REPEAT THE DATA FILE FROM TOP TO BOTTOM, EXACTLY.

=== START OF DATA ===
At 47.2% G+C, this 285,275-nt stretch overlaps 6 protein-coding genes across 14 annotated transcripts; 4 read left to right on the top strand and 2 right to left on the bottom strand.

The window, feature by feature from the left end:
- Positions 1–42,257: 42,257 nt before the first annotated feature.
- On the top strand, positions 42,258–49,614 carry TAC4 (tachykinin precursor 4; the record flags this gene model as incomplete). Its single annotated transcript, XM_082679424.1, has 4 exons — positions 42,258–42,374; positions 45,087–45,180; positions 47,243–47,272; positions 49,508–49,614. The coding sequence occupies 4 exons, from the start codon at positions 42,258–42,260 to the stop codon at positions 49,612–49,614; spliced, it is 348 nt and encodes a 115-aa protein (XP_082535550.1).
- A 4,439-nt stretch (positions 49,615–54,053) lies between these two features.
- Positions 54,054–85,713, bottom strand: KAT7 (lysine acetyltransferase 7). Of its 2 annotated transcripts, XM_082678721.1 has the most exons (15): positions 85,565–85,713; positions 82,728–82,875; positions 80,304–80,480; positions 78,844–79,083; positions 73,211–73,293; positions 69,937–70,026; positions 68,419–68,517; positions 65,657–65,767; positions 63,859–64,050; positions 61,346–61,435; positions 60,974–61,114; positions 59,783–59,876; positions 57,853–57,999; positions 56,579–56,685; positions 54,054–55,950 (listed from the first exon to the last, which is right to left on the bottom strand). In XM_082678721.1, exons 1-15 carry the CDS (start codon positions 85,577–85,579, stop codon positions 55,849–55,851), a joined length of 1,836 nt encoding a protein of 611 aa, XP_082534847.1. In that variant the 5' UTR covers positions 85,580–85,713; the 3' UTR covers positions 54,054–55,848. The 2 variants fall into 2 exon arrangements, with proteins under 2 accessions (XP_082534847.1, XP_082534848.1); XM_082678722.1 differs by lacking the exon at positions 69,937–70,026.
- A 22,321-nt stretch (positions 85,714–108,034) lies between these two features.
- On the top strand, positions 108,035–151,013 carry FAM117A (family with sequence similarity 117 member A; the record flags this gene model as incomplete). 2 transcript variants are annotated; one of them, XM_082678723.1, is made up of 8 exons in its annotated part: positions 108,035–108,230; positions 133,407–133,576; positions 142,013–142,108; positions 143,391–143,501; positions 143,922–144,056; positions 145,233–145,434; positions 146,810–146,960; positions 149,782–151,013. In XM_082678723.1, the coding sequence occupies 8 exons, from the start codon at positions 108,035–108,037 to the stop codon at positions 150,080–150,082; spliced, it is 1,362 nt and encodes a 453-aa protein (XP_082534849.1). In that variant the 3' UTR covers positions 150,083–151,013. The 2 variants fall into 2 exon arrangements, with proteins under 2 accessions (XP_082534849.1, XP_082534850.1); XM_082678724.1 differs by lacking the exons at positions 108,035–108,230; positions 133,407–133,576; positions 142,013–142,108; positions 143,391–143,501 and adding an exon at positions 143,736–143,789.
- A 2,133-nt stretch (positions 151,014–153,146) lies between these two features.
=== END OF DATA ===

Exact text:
At 47.2% G+C, this 285,275-nt stretch overlaps 6 protein-coding genes across 14 annotated transcripts; 4 read left to right on the top strand and 2 right to left on the bottom strand.

The window, feature by feature from the left end:
- Positions 1–42,257: 42,257 nt before the first annotated feature.
- On the top strand, positions 42,258–49,614 carry TAC4 (tachykinin precursor 4; the record flags this gene model as incomplete). Its single annotated transcript, XM_082679424.1, has 4 exons — positions 42,258–42,374; positions 45,087–45,180; positions 47,243–47,272; positions 49,508–49,614. The coding sequence occupies 4 exons, from the start codon at positions 42,258–42,260 to the stop codon at positions 49,612–49,614; spliced, it is 348 nt and encodes a 115-aa protein (XP_082535550.1).
- A 4,439-nt stretch (positions 49,615–54,053) lies between these two features.
- Positions 54,054–85,713, bottom strand: KAT7 (lysine acetyltransferase 7). Of its 2 annotated transcripts, XM_082678721.1 has the most exons (15): positions 85,565–85,713; positions 82,728–82,875; positions 80,304–80,480; positions 78,844–79,083; positions 73,211–73,293; positions 69,937–70,026; positions 68,419–68,517; positions 65,657–65,767; positions 63,859–64,050; positions 61,346–61,435; positions 60,974–61,114; positions 59,783–59,876; positions 57,853–57,999; positions 56,579–56,685; positions 54,054–55,950 (listed from the first exon to the last, which is right to left on the bottom strand). In XM_082678721.1, exons 1-15 carry the CDS (start codon positions 85,577–85,579, stop codon positions 55,849–55,851), a joined length of 1,836 nt encoding a protein of 611 aa, XP_082534847.1. In that variant the 5' UTR covers positions 85,580–85,713; the 3' UTR covers positions 54,054–55,848. The 2 variants fall into 2 exon arrangements, with proteins under 2 accessions (XP_082534847.1, XP_082534848.1); XM_082678722.1 differs by lacking the exon at positions 69,937–70,026.
- A 22,321-nt stretch (positions 85,714–108,034) lies between these two features.
- On the top strand, positions 108,035–151,013 carry FAM117A (family with sequence similarity 117 member A; the record flags this gene model as incomplete). 2 transcript variants are annotated; one of them, XM_082678723.1, is made up of 8 exons in its annotated part: positions 108,035–108,230; positions 133,407–133,576; positions 142,013–142,108; positions 143,391–143,501; positions 143,922–144,056; positions 145,233–145,434; positions 146,810–146,960; positions 149,782–151,013. In XM_082678723.1, the coding sequence occupies 8 exons, from the start codon at positions 108,035–108,037 to the stop codon at positions 150,080–150,082; spliced, it is 1,362 nt and encodes a 453-aa protein (XP_082534849.1). In that variant the 3' UTR covers positions 150,083–151,013. The 2 variants fall into 2 exon arrangements, with proteins under 2 accessions (XP_082534849.1, XP_082534850.1); XM_082678724.1 differs by lacking the exons at positions 108,035–108,230; positions 133,407–133,576; positions 142,013–142,108; positions 143,391–143,501 and adding an exon at positions 143,736–143,789.
- A 2,133-nt stretch (positions 151,014–153,146) lies between these two features.